Biohacking VegetablesJuly 06, 2015
What is Biohacking? If I may give the simplest explanation, it’s figuring our how to do what you were designed to do, in the best and most satisfying fashion. Well, when we talk about our own health and lifestyle, it’s all about creating choices with food, sleep, brain health, relationships, activities, and exercise that gives us the best chance at being the best we can be. Some of “biohacking”s proponents are about research on the cheap, outside of the traditional academic world, and without the constraints or ethical guidelines developed in those venues.
Research that may harm people should be monitored and restricted. There is a fine boundary with lifestyle choices and making decisions that could harm people. For example, is it harmful to tell people to eat more vegetables cut out carbs from their diet? That would be the basis for the Bulletproof Diet. Considering the massive failure of modern medicine to provide us with smart food guidelines, and the confounding ability of our food and pharmaceutical injury to create dangerous and harmful products, it’s no wonder the biohacking world has developed.
My interpretation is that it is “us” figuring out for ourselves, what works best. This email column is a “biohacking” exploration. How would we apply biohacking to vegetables? By way of example, this is how I would consider it. I would first explore what vegetables do to our bodies. Most green vegetables like spinach, kale, cucumbers, asparagus and broccoli are actually quite high in protein, and relatively low in free sugars. Broccoli, as one example, has as much protein as steak when it comes to protein content per 100 calories. Our bodies respond to them without much insulin release because the calories are released so slowly, and mostly in form of beta-hydroxybutryate from the digestion of cell walls being digested by gut bacteria, that we don’t need to release insulin. We metabolize the calories as fast as they are digested.
That is a nice example of first understanding core biology and physiology. Do the research about how your body functions. A good biohacker would come to the conclusion that the majority of human food should be from vegetables that are green and have a negligible insulin response. Insulin lasts for 6 to 8 hours. To have the main hormone that controls weight gain, appetite, glucose control be one that last 6-8 hours must mean that for 60 million years, the main diet for humans and their ancestors must have been foods that matched that and provided calories in a fashion that lined up with that endocrine need.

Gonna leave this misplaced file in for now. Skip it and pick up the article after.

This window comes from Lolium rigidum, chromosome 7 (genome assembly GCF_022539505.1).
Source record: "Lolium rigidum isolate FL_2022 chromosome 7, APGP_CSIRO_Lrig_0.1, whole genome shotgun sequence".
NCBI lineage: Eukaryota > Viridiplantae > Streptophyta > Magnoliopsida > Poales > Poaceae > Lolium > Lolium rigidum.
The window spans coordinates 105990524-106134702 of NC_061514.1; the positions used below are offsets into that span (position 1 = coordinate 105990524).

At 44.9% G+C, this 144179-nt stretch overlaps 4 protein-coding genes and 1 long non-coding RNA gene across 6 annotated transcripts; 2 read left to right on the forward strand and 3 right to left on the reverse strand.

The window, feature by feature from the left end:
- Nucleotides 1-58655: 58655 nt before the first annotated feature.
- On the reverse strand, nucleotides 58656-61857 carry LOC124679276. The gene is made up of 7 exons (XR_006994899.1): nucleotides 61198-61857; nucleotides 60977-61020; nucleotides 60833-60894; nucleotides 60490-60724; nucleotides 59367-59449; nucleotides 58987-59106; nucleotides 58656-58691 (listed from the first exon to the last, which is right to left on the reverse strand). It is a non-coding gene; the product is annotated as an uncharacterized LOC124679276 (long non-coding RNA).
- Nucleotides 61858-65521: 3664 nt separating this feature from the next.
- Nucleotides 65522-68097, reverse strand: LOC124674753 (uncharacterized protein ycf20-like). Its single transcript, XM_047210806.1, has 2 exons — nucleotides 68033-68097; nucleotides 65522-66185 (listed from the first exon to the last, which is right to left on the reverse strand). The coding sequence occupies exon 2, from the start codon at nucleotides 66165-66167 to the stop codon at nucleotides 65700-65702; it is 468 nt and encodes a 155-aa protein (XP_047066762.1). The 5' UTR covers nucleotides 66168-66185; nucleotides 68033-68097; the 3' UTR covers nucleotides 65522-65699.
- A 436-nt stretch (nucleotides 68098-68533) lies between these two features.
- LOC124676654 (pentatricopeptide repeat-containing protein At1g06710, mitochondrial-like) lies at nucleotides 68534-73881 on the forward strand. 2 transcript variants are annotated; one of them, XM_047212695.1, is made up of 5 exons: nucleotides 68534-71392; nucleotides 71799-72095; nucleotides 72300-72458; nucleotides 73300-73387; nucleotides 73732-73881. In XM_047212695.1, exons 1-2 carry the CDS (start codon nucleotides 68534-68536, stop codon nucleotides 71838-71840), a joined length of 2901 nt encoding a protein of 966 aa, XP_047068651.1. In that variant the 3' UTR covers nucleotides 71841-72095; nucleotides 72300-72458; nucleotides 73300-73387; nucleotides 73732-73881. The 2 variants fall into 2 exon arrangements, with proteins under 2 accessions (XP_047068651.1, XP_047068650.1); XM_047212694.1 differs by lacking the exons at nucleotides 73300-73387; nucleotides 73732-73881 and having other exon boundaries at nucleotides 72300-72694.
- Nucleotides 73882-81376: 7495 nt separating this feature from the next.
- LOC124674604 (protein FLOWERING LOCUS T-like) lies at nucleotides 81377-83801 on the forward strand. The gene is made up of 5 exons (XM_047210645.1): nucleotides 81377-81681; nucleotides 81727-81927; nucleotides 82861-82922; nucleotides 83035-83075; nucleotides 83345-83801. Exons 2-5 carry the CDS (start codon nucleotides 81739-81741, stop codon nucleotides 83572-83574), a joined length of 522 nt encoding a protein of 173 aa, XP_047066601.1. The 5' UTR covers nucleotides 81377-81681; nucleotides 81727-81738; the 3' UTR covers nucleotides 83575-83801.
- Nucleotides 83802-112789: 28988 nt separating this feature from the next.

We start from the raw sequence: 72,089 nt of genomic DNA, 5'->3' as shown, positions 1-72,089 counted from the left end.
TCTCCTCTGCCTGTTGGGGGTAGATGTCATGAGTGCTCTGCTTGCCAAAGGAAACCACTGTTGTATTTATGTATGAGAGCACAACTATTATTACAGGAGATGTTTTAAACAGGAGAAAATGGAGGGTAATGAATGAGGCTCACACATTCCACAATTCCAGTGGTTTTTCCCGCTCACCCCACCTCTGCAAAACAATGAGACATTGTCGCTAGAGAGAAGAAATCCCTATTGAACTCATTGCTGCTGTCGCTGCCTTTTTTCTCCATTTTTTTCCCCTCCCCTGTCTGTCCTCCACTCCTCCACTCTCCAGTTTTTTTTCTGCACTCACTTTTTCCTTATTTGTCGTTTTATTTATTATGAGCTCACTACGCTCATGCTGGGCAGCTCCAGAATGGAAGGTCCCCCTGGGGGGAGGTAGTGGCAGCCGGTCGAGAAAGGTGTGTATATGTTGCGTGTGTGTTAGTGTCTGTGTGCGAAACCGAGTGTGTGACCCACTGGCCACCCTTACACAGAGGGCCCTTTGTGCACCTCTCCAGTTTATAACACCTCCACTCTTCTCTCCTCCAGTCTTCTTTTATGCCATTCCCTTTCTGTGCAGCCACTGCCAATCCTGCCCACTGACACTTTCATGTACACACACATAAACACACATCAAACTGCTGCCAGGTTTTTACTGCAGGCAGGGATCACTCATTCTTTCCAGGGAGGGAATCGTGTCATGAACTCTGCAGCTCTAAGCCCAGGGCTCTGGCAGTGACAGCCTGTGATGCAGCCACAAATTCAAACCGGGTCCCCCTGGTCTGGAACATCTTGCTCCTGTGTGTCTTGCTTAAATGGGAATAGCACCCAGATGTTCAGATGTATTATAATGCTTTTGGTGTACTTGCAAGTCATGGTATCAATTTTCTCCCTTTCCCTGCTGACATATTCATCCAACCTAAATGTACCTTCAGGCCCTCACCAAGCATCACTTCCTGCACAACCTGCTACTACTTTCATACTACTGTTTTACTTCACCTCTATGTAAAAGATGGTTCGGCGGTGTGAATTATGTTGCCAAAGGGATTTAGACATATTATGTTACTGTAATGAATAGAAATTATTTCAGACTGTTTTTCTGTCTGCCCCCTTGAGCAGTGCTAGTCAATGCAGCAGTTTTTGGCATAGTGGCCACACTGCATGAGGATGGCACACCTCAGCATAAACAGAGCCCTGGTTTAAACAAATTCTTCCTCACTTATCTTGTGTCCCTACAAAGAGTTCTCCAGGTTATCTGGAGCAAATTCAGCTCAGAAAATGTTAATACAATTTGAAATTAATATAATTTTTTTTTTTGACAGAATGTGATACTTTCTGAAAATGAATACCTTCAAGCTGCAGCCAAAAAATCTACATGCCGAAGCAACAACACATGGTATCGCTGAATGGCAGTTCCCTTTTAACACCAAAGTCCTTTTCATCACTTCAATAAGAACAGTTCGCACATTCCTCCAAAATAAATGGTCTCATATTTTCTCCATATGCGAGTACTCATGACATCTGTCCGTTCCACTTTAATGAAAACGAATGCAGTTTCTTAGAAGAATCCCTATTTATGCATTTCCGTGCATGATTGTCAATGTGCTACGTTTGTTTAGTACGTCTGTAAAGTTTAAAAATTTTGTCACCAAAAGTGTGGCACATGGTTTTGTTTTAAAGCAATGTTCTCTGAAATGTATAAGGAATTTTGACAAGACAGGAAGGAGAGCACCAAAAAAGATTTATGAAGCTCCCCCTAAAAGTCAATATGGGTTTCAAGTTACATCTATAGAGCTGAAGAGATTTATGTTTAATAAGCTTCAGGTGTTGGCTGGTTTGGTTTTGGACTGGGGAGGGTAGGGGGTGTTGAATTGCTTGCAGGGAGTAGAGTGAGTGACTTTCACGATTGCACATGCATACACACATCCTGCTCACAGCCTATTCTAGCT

That means green vegetables should be core to our diet. Then think about root vegetables like potatoes and carrots, or grains like corn, rice and wheat or fruits like apples and pears and you find foods that are filled with many more carbohydrates and mature in September and October. They have a lot of sugar, and less protein. They stimulate insulin. They encourage your body to secrete insulin to store calories for the winter. A good biohacker would conclude, knowing that about when these foods ripen (fall – or just before winter or just before dry season) that they should be limited to those times of year we seek to gain weight. You want to gain weight if you are aiming to go into a period of starvation. The challenge of our time is to figure out how to lose weight, not gain weight. We have been inundated with food filled with high calorie, carbohydrate laden foods. And we have gained weight. Get the drift? You can be a biohacker too.
WWW. What Will Work for Me. (AKA: Biohacking) A good biohacker would conclude that the proper way to lose weight would be to back off completely from all foods that simulate insulin. That comes down to avoiding sugar, grains, root vegetables and too much meat. What’s left is green vegetables and fat, and a bit of meat. Want to lose weight? Salads with olive oil, spinach with bacon,……. Read the Book, The Bulletproof Diet by Dave Asprey. He lost 100 pounds. Look up the Bulletproof Diet Cookbook by Chris Kane.
- Biohacking is the attempt by people in every walk of like to be the best they can be. T or F. Answer: That about sums it up.
- It’s detractors claim it can be unethical? T or F. Answer: Possibly true if you are doing research without informed consent on things that can be dangerous.
- Our medical food guidelines represent a massive experiment that has caused immeasurable harm, without informed consent. T or F Answer: True. So what’s the deal? We all got fat, diabetes and high cholesterol on those guidelines.
- We can trust that we will soon be following the biohacking crew with food guidelines. T or F Answer: True. Institutional medicine will gradually get there.
- Want to lose weight, biohack yourself and get off carbs. Watch the weight melt away. Answer: Of course your Do
- Want to biohack a bit further and see if avoiding some foods helps you feel better? Answer: Give it a try. Avoiding some foods is not unethical behavior. Just common sense.